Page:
Regardless if your personal preference, another factor that will play a huge part in how many you will invite is your budget.

Question 2: What is your budget?

People cost money, especially at weddings. The more people you invite to a destination wedding, the more expensive everything will be. So the question you have to ask is “How many people can we afford to invite?”

Knowing the answer to this ahead of time will save you a lot of angst in the future.

Many couples overextend themselves by not setting up a budget. And that’s when they start racking up credit card bills. And you should not start off your married life with a bunch of debt.

So if you budget calls for a smaller wedding, then invite lesser people right from the start

Will people be offended that you did not invite them?

People are fairly understanding when it comes to destination weddings. Most assume that this kind of event is for close family and friends anyway so many don’t expect an invite. Plus, you can throw a small wedding celebration party afterwards and invite people then.

Knowing how many people you can afford to have at your wedding is one thing, but that is only half the equation. You have to also know how many will show up.

Question 3: How Many People Will Show Up?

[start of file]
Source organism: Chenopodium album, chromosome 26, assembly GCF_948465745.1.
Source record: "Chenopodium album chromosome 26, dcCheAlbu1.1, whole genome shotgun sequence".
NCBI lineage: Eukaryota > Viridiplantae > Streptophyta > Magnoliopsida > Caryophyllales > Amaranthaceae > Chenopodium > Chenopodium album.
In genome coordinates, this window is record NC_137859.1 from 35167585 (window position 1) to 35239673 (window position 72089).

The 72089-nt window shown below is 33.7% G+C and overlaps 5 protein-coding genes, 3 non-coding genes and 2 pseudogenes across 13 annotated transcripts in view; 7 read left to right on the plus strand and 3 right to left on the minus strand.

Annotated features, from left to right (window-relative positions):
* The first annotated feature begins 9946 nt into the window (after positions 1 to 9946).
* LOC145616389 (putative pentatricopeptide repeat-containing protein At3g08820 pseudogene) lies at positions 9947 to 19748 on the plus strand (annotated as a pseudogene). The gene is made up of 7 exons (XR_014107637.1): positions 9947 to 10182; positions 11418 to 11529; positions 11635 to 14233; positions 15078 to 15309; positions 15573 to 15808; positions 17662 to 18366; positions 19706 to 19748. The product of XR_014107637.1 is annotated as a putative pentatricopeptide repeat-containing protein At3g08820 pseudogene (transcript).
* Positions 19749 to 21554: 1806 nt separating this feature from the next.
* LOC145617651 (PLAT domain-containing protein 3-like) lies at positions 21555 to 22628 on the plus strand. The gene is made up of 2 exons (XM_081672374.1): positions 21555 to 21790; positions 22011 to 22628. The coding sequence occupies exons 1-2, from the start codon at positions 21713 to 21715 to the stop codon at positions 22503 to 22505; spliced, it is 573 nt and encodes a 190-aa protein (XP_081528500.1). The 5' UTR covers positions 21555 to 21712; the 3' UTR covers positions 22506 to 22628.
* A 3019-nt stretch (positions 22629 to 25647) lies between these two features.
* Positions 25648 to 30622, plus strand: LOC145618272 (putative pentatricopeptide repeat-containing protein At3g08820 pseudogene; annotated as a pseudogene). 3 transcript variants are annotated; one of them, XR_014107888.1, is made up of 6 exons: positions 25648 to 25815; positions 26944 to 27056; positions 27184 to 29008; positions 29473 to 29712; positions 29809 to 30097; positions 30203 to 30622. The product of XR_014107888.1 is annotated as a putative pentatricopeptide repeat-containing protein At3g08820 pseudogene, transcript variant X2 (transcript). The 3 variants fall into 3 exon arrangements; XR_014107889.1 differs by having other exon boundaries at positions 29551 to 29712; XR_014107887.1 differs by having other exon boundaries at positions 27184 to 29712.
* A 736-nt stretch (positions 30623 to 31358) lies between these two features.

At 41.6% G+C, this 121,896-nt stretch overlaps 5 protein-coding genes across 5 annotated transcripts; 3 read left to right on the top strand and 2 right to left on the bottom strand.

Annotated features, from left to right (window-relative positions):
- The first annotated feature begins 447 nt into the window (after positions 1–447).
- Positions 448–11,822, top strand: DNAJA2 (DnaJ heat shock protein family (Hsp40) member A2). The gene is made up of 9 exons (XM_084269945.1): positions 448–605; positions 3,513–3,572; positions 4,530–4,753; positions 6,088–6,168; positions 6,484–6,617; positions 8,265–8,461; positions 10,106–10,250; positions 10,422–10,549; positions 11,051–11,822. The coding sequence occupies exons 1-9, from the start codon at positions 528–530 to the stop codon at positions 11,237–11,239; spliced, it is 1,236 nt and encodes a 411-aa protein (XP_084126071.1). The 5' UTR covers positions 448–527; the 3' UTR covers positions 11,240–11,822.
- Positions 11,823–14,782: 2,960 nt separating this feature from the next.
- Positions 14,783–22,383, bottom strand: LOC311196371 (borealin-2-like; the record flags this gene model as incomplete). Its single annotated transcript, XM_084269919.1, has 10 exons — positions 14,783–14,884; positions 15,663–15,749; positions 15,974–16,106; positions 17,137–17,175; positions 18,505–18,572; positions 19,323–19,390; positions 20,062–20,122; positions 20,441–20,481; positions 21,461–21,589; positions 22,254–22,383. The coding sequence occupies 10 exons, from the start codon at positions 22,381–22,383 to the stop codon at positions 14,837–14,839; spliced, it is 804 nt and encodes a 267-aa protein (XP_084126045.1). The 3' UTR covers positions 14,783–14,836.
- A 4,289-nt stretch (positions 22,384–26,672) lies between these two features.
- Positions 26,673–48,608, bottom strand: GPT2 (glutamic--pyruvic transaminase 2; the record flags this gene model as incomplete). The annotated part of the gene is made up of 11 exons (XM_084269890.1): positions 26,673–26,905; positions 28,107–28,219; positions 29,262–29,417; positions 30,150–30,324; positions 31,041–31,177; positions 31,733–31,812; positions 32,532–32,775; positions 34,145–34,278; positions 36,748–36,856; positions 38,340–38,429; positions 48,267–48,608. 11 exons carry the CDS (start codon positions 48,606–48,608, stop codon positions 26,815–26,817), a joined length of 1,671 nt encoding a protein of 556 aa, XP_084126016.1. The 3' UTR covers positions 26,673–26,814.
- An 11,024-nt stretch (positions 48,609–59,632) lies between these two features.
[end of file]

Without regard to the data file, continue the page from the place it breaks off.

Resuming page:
It makes little sense to plan a ceremony, dinner, and wedding reception for 100 people if you don’t take into account how many will decline your invites. After all, not everyone you invite will be able to attend.

In fact, half of the people you invite will turn down the invitation. For some, it will be a monetary issue and for others, it will be a logistical one. In order to only invite those closest to you, maintain an ‘A’ and ‘B’ list of guests. Start by inviting people on your ‘A’ list and as people decline, start sending out the ‘B’ list invitations.

Having a well planned destination wedding budget, and taking into account your own personal preferences will give you a good idea of how many to invite.


  • If people are turning down invites because of cost, then consider getting group rates for hotels to help lower the cost. In addition, many couples will also rent a large house that wedding guests pay for. Doing so results in much lower per person costs than hotels and resorts.
  • Make sure to invite people at least four to six months before the destination wedding. They are going to need that much time to plan their trip, ask for vacation time, and make reservations.
  • Don’t feel pressured to invite someone who you don’t care for. They will bring negative energy to the event and you will end up regretting the invite. It’s your wedding and the only people that should be present are the ones you want. So any third cousins, co-workers, and acquaintances that you don’t like should not get an invite.
  • A good way to decide who to invite is whether you have had dinner with them in six months. If no, then don’t bother with an invite.

What should you read next?